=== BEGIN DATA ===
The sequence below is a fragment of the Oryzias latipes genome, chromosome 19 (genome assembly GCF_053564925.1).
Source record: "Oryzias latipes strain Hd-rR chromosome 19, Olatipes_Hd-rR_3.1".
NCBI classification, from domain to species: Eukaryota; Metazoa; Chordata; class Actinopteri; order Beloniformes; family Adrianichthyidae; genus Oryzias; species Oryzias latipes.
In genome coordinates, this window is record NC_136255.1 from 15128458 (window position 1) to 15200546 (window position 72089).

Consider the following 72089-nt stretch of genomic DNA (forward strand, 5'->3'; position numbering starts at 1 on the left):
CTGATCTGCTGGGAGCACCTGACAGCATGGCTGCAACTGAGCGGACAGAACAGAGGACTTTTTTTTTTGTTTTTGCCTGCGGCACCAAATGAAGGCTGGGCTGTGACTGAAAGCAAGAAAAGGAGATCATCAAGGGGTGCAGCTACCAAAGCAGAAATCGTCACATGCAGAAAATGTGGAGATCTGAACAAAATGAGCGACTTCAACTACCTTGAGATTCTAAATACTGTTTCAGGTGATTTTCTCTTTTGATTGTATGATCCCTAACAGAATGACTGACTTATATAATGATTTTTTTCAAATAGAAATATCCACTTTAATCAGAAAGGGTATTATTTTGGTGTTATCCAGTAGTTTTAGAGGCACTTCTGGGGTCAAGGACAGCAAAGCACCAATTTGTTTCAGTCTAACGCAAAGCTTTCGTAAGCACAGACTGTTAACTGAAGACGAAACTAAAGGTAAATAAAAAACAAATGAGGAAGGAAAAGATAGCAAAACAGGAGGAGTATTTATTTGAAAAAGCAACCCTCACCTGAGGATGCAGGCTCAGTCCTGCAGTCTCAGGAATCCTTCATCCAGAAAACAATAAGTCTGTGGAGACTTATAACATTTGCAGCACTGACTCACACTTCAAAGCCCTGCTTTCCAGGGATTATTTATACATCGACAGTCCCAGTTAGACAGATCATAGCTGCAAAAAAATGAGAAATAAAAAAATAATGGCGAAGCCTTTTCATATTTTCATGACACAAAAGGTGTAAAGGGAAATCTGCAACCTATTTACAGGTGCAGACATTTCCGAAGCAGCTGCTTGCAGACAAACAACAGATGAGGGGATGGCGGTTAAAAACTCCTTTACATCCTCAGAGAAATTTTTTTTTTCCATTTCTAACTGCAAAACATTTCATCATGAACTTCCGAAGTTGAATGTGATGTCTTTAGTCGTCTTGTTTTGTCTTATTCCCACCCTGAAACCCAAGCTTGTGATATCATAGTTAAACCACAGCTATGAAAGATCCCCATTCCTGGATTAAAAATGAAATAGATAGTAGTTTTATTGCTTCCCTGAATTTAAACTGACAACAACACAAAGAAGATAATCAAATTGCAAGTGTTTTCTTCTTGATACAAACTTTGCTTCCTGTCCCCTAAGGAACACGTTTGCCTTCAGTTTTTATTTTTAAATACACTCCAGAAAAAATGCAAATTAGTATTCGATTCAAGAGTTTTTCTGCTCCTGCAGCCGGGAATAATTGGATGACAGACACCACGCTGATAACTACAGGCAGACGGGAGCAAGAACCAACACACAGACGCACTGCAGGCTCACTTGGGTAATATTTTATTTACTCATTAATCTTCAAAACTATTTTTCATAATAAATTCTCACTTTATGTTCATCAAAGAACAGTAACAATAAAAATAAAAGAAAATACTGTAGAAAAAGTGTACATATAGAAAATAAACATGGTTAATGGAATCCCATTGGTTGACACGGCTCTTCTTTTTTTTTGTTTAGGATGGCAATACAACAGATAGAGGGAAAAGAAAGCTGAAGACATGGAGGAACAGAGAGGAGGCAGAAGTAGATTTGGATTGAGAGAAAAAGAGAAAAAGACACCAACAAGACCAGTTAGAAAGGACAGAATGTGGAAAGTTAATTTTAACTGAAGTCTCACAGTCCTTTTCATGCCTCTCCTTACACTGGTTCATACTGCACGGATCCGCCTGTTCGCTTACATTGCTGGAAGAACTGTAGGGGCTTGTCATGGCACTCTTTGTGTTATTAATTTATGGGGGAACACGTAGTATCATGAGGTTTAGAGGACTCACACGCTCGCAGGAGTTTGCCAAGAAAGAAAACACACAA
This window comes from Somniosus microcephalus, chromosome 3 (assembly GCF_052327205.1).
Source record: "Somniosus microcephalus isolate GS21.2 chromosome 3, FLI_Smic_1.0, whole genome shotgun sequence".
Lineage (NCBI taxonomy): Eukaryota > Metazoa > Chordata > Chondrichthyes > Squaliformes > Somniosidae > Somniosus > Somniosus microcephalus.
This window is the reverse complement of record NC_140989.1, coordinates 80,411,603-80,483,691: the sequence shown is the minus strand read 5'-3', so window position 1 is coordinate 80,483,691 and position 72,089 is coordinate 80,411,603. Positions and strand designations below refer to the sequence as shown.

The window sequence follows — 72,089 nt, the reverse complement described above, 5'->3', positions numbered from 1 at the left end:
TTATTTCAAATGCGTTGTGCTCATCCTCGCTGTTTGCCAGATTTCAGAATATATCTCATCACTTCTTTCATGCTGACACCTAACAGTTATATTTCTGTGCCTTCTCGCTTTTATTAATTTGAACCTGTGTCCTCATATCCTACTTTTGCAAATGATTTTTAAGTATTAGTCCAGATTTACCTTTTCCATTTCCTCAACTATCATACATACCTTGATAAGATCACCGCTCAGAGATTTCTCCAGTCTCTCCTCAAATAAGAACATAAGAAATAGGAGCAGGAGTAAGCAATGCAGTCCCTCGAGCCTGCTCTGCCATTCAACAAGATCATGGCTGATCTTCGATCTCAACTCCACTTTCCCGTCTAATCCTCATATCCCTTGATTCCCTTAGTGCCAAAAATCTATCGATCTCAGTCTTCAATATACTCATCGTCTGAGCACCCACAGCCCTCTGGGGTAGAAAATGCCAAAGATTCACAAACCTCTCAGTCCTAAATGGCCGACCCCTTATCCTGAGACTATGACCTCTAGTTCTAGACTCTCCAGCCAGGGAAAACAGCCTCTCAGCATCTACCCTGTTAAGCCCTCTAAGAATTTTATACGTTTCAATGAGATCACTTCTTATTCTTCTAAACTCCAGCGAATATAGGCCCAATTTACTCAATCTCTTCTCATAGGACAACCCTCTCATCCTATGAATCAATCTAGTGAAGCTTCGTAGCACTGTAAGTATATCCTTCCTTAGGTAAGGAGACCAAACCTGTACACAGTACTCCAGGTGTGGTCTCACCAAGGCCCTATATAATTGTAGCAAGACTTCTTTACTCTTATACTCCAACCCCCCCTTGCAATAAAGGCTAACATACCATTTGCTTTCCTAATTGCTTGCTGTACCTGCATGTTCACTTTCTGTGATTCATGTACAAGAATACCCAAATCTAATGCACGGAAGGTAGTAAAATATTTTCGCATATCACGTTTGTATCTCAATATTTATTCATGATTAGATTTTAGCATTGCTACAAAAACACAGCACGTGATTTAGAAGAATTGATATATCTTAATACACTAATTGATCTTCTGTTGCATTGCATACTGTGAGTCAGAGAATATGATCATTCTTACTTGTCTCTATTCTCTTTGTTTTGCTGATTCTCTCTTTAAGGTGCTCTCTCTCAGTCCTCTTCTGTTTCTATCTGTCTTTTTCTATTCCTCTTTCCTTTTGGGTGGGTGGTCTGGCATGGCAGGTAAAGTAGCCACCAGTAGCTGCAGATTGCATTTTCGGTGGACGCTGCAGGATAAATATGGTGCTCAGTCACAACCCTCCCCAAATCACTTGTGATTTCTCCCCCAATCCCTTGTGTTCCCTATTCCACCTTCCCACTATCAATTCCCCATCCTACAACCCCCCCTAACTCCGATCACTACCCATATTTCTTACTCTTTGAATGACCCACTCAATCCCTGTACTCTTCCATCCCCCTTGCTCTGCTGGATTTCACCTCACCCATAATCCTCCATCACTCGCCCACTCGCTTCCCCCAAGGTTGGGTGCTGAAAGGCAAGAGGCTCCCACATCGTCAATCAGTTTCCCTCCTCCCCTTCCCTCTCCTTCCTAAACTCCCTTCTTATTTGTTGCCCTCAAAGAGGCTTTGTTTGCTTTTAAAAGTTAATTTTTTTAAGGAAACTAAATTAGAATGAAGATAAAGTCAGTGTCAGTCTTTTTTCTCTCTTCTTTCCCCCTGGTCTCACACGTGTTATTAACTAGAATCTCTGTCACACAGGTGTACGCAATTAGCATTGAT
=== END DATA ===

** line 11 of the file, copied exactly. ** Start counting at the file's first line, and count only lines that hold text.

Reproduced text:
The window sequence follows — 72,089 nt, the reverse complement described above, 5'->3', positions numbered from 1 at the left end: